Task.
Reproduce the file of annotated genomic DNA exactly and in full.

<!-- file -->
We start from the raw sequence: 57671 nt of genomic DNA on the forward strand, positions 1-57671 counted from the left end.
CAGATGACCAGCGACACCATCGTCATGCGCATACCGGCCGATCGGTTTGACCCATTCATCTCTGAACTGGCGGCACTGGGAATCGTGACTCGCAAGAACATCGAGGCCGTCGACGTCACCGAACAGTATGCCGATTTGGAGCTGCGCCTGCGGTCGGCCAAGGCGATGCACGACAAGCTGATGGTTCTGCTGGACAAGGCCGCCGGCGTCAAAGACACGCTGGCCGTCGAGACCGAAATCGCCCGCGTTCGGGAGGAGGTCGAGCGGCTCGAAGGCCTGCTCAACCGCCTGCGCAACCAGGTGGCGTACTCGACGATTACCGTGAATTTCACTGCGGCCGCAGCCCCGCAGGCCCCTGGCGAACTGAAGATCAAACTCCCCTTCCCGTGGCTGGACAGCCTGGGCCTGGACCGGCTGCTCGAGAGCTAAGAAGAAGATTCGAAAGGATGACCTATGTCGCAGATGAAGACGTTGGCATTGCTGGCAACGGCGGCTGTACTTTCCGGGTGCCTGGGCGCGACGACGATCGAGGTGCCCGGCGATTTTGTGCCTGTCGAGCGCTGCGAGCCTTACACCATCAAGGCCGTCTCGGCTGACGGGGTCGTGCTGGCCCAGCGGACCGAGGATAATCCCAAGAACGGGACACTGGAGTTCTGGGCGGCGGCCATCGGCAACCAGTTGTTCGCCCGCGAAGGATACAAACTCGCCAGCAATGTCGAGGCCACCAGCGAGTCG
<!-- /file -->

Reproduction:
We start from the raw sequence: 57671 nt of genomic DNA on the forward strand, positions 1-57671 counted from the left end.
CAGATGACCAGCGACACCATCGTCATGCGCATACCGGCCGATCGGTTTGACCCATTCATCTCTGAACTGGCGGCACTGGGAATCGTGACTCGCAAGAACATCGAGGCCGTCGACGTCACCGAACAGTATGCCGATTTGGAGCTGCGCCTGCGGTCGGCCAAGGCGATGCACGACAAGCTGATGGTTCTGCTGGACAAGGCCGCCGGCGTCAAAGACACGCTGGCCGTCGAGACCGAAATCGCCCGCGTTCGGGAGGAGGTCGAGCGGCTCGAAGGCCTGCTCAACCGCCTGCGCAACCAGGTGGCGTACTCGACGATTACCGTGAATTTCACTGCGGCCGCAGCCCCGCAGGCCCCTGGCGAACTGAAGATCAAACTCCCCTTCCCGTGGCTGGACAGCCTGGGCCTGGACCGGCTGCTCGAGAGCTAAGAAGAAGATTCGAAAGGATGACCTATGTCGCAGATGAAGACGTTGGCATTGCTGGCAACGGCGGCTGTACTTTCCGGGTGCCTGGGCGCGACGACGATCGAGGTGCCCGGCGATTTTGTGCCTGTCGAGCGCTGCGAGCCTTACACCATCAAGGCCGTCTCGGCTGACGGGGTCGTGCTGGCCCAGCGGACCGAGGATAATCCCAAGAACGGGACACTGGAGTTCTGGGCGGCGGCCATCGGCAACCAGTTGTTCGCCCGCGAAGGATACAAACTCGCCAGCAATGTCGAGGCCACCAGCGAGTCG